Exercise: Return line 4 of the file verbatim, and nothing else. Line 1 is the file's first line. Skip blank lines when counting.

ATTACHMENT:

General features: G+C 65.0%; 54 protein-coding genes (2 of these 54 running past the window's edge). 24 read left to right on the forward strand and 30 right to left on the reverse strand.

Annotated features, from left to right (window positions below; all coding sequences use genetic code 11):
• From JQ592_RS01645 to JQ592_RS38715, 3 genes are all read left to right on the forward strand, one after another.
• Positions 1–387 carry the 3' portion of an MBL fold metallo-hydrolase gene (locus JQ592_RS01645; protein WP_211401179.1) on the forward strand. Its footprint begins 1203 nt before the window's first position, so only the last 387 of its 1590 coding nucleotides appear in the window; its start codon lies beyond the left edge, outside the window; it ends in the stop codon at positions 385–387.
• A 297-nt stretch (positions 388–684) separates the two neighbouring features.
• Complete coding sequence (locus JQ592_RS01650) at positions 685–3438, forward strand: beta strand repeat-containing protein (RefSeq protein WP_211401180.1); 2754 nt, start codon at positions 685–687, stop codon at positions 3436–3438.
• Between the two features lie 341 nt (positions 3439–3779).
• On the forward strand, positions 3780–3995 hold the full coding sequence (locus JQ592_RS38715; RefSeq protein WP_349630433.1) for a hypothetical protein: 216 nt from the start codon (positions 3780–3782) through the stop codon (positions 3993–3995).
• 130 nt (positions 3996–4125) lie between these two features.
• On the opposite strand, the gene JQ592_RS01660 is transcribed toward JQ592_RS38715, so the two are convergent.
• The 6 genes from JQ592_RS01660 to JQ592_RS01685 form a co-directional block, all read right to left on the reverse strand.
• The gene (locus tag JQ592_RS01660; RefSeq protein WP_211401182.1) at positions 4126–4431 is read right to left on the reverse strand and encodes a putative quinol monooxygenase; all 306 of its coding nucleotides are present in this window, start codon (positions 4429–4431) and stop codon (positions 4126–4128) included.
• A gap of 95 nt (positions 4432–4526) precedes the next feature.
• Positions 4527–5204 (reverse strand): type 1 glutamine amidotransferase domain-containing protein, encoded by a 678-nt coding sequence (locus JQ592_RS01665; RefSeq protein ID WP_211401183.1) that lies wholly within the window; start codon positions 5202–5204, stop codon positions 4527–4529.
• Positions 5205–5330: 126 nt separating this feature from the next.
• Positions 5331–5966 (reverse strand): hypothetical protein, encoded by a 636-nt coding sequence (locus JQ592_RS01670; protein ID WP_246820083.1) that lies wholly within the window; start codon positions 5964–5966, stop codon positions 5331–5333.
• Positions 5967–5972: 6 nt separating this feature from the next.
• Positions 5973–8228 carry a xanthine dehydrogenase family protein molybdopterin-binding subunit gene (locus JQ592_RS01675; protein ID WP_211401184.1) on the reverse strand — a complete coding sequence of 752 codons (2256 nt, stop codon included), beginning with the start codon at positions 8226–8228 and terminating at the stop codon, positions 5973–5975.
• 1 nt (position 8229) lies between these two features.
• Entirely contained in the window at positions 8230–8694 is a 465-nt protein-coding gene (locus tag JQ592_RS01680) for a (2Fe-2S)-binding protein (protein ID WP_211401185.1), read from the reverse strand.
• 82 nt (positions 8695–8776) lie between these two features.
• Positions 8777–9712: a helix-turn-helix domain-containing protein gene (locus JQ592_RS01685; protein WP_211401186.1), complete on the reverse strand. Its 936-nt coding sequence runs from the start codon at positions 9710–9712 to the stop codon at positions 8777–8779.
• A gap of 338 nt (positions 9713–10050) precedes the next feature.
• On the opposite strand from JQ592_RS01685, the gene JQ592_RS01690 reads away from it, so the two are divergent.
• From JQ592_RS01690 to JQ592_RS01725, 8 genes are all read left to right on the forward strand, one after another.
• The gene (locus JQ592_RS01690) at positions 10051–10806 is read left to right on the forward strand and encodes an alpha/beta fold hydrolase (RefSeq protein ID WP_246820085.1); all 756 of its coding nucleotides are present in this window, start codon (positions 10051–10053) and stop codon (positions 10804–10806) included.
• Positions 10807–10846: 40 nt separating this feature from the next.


• Positions 1–387 carry the 3' portion of an MBL fold metallo-hydrolase gene (locus JQ592_RS01645; protein WP_211401179.1) on the forward strand. Its footprint begins 1203 nt before the window's first position, so only the last 387 of its 1590 coding nucleotides appear in the window; its start codon lies beyond the left edge, outside the window; it ends in the stop codon at positions 385–387.